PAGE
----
Striking photos show the devastation wreaked by record-breaking fires in the Amazon rainforest
- The Amazon rainforest is burning at a record rate: The Brazilian Amazon has experienced more than 74,000 fires this year, whereas last year's total was around 40,000.
- About 10,000 of the 2019 fires have started in the past couple of weeks.
- Some of these fires were started by farmers and loggers seeking to use Amazonian land for industrial or agricultural purposes. But once blazes start, hot temperatures and dry conditions because of climate change enable the flames to spread farther and faster.
- These photos show the extent of the fires' devastation.
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Nearly 10,000 fiery infernos are raging across the Amazon, razing tropical vegetation and trees.
Since August 15, more than 9,500 new forest fires have started across Brazil, primarily in the Amazon rainforest basin. The largest state in Brazil, Amazonas, has declared a state of emergency. Smoke from the recent fires spread thousands of miles this week, darkening the sky in São Paulo on Monday.
This year so far, scientists have recorded more than 74,000 fires in Brazil - nearly double 2018's total of about 40,000 fires. The surge marks an 83% increase in wildfires over the same period of 2018, Brazil's National Institute for Space Research reported.
As the world's largest rainforest, the Amazon plays a crucial role in keeping our planet's carbon-dioxide levels in check. Plants and trees take in carbon dioxide and release oxygen back into the air in their process of photosynthesis. This is why the Amazon, which covers 2.1 million square miles, is often referred to as the "lungs of the planet": The forest produces 20% of the oxygen in our planet's atmosphere.
Not only has the Amazon been hit hard by fires this summer, it also experienced record-breaking deforestation last month. In July, the rainforest lost an area more than twice the area of Tokyo.
If too much of the Amazon disappears, that could trigger a "dieback," in which the Amazon is transformed into savannah-like habitat and in the process releases 140 billions tons of carbon dioxide into the atmosphere.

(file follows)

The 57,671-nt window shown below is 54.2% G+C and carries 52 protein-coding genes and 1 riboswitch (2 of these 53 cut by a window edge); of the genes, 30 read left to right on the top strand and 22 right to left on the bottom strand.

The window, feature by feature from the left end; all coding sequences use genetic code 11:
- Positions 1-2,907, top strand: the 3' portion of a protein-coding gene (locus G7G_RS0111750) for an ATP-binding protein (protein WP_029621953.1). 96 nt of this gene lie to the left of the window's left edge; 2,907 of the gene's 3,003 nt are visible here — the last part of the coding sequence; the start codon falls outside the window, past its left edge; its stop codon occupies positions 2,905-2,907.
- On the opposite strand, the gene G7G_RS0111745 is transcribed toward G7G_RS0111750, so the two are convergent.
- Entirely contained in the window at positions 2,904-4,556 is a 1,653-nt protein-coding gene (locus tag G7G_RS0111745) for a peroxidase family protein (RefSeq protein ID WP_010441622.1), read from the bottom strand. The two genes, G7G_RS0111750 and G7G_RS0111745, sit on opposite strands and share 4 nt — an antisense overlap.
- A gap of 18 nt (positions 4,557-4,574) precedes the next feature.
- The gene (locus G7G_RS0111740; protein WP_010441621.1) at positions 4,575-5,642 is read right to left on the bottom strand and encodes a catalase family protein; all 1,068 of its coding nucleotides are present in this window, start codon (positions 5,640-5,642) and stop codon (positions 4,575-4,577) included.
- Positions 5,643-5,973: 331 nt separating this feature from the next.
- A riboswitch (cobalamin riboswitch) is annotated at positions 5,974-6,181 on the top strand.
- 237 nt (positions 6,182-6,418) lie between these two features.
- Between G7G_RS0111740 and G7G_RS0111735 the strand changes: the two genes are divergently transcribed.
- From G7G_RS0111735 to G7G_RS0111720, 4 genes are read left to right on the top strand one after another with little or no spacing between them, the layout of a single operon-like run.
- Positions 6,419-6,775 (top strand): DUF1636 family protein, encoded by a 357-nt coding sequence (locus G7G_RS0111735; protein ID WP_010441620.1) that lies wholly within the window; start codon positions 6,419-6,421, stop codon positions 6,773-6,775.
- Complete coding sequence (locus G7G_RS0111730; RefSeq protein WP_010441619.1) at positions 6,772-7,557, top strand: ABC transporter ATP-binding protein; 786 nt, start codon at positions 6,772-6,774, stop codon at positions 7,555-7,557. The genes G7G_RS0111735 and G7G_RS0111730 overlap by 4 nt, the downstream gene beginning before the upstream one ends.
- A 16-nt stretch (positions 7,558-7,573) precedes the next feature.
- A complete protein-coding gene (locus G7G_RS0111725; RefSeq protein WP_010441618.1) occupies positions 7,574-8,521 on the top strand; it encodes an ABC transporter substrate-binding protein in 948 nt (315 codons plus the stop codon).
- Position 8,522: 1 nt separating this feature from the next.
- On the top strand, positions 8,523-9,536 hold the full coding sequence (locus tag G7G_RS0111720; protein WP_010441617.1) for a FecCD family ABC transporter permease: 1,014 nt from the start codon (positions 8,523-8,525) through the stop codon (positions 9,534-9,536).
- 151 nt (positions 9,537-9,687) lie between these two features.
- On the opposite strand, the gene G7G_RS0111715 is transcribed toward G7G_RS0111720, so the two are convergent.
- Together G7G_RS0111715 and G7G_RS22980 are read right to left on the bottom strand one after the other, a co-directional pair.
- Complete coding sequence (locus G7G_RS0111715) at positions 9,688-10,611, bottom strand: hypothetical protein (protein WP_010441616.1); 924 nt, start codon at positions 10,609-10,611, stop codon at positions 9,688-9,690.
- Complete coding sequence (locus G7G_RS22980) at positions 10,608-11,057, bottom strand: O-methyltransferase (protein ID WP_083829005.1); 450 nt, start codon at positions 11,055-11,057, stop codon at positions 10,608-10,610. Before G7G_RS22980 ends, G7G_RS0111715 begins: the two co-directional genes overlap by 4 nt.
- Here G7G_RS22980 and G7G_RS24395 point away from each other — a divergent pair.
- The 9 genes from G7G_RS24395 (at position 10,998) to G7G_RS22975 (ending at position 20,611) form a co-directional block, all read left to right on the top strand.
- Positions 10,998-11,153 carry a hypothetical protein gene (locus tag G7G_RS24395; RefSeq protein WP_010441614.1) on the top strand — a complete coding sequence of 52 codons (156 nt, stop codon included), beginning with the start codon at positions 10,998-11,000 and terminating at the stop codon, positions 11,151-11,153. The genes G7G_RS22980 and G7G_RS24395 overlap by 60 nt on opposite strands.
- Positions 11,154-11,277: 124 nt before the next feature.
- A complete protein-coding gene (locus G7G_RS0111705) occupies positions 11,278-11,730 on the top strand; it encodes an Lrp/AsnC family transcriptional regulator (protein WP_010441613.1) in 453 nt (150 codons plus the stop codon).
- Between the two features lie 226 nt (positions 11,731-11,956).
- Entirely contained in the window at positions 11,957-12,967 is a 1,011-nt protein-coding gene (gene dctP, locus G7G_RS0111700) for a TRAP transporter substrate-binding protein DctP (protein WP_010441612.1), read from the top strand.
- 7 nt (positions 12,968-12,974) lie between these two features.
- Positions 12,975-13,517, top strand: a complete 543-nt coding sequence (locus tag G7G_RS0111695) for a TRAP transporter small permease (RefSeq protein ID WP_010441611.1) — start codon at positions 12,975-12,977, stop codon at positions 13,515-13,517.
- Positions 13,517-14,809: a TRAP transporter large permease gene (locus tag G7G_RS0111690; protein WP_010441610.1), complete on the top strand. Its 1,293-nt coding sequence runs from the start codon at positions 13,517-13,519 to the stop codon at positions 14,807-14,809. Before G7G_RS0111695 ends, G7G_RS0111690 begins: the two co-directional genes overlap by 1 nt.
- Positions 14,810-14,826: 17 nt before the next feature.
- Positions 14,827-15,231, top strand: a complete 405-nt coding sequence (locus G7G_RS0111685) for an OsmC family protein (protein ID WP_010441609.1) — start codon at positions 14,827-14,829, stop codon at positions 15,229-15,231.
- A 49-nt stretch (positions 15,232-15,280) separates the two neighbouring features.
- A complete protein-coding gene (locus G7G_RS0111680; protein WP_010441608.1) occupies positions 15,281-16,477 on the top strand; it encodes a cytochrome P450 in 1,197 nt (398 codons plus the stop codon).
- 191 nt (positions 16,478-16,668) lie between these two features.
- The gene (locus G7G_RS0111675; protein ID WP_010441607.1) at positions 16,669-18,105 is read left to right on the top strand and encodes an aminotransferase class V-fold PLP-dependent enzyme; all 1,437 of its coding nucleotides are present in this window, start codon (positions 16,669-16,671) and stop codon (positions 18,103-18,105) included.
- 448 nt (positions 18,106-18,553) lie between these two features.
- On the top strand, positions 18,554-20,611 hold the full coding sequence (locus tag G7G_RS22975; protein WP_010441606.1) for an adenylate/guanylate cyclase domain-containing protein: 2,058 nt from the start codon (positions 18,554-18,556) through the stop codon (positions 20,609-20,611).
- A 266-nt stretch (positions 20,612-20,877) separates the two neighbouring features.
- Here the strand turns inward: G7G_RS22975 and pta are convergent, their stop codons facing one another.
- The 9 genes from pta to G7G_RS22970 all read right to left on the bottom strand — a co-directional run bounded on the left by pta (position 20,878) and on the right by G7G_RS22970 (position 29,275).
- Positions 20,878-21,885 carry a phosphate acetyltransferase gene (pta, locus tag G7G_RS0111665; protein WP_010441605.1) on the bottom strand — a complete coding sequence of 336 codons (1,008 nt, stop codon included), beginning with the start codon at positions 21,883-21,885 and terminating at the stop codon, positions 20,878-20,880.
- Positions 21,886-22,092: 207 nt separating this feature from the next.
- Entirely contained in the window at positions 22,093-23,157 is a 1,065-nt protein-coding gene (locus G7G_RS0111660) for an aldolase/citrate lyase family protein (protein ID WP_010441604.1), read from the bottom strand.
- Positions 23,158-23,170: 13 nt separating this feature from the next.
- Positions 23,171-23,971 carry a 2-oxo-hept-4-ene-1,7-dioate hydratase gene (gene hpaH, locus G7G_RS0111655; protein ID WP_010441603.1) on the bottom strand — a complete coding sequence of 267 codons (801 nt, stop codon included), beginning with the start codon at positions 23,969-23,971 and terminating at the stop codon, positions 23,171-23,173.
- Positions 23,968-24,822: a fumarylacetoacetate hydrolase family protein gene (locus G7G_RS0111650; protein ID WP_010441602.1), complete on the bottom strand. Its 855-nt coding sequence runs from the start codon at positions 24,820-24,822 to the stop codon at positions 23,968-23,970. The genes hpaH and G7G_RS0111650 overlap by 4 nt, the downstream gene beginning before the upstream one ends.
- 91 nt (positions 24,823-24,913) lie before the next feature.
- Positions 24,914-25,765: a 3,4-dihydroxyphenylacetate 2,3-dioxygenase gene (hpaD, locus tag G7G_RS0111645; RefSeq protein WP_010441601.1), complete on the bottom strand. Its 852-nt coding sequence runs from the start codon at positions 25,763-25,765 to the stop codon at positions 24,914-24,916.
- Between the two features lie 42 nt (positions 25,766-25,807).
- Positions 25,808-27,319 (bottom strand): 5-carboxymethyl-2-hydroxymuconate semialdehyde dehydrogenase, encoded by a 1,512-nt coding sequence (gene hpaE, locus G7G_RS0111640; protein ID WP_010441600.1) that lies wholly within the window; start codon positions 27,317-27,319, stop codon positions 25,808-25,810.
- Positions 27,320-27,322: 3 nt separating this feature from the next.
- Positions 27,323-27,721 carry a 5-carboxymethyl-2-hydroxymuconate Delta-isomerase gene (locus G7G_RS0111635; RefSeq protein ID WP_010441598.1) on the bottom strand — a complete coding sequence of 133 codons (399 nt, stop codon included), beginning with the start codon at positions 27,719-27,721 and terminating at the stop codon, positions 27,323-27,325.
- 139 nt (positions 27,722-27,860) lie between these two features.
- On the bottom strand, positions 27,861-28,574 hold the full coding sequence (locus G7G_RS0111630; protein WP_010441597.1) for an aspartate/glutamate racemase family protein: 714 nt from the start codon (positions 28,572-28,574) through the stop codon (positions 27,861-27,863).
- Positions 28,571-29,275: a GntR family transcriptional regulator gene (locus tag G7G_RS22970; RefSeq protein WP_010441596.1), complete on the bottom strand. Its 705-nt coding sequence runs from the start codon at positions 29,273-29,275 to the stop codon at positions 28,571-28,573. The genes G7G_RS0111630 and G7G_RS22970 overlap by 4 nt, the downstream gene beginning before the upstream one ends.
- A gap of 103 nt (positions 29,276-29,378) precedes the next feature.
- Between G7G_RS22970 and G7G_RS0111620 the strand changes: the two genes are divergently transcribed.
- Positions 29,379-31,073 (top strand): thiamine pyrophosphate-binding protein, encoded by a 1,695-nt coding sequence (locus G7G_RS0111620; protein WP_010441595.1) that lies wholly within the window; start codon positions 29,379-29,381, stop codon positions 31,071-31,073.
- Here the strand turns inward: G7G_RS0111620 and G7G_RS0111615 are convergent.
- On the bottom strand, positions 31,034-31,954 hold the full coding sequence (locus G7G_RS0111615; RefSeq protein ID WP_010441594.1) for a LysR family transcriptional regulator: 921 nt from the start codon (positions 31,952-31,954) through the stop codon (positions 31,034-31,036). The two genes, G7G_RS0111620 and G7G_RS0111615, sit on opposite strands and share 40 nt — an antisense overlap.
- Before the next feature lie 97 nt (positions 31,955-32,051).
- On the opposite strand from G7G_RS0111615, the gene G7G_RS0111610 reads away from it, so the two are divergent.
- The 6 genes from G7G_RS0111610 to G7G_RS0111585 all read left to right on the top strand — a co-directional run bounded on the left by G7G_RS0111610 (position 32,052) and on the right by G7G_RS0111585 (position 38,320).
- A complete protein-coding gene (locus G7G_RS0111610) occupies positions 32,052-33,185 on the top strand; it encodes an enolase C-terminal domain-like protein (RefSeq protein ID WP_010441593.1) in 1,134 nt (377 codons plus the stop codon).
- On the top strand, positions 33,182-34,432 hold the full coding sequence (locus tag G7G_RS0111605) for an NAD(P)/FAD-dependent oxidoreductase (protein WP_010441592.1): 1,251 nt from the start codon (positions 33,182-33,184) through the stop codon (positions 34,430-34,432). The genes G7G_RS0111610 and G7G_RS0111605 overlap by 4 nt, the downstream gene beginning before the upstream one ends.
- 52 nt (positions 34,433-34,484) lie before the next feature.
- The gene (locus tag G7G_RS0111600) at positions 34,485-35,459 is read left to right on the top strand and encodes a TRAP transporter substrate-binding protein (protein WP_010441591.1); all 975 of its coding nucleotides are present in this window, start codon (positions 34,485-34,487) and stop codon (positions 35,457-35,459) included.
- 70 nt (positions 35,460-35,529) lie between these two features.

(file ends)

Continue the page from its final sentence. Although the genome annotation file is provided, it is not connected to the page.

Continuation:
These images show what the devastation in the Amazon looks like.
The map below shows every fire that's started across Brazil since August 13, 2019.
NASA satellites have also spotted the many fires raging in the western Brazilian Amazon.
According to Reuters, parts of the rainforest smell like a barbecue.
The fires are directly linked to deforestation, since farmers sometimes set the forest ablaze to make room for livestock pastures and crop fields.
July set a new record for the most deforestation of the Amazon in one month: The Amazon shrunk by 519 square miles (1,345 square kilometers).
That's nearly twice the size of New York City.
Data from Brazilian satellites indicated that about three football fields' worth of Amazonian trees fell every minute in July.
During the Amazon's dry season, blazes can also spark from natural sources, like lightning strikes.
Typically, that dry season runs from July to October, peaking in late September. Wetter weather during the rest of the year minimizes the risk of fires at other times.
But warmer temperatures and drier conditions linked to climate change make it easier for both these natural and intentionally lit fires to get out of control.
That extra heat and dryness enable blazes to grow bigger than they otherwise might have.
In total, the recent blazes have created a layer of smoke estimated to be 1.2 million square miles wide.
By Monday, smoke plumes had spread from the western state of Amazonas to the nearby states of Pará and Mato Grosso, and even blotted out the sun in São Paulo — a city more than 2,000 miles away.
The Amazon rainforest is a source of life support for our planet, since its plants and trees produce 20% of the world's oxygen.
But if enough of the Amazon burns or gets cut down, it could pass a tipping point that would lead it to disappear entirely and irreversibly.
In that scenario, known as a "dieback," the rainforest would get converted into an African savannah-type habitat.
That would spell disaster for Amazonian flora and fauna, of course, and it would also lead to the release of 140 billion tons of stored carbon dioxide.
That CO2 would then further warm the planet. Once this dieback starts, the forest would be "beyond the reach of any subsequent human intervention or regret," according to the Intercept.
Brazil controls a lion's share of the Amazon. But Brazil's president, Jair Bolsonaro, has indicated that protecting the rainforest is not one of his top priorities.
Bolsonaro supports development projects like a highway and hydroelectric dam in the Amazon.
His administration has also cut down on the seizing of illegally harvested timber. In 2018, the Brazilian government seized 883,000 cubic feet of illegal timber. But as of May 15, 2019, Bolsonaro's government agencies had seized only 1,410 cubic feet, Pacific Standard reported.
Between January and May, Bolsonaro's government also lowered the number of fines it levied for illegal deforestation and mining (down 34% from the same period in 2018) and decreased its monitoring of illegal activity in the rainforest.
When Reuters asked Bolsonaro about the record-breaking fires in Brazil, he pointed to the fact that it's a time of year when farmers purposefully use fire to clear land — a seasonal cycle called "queimada."
Bolsonaro also suggested — without evidence — that non-governmental organizations are setting the fires to damage his reputation.
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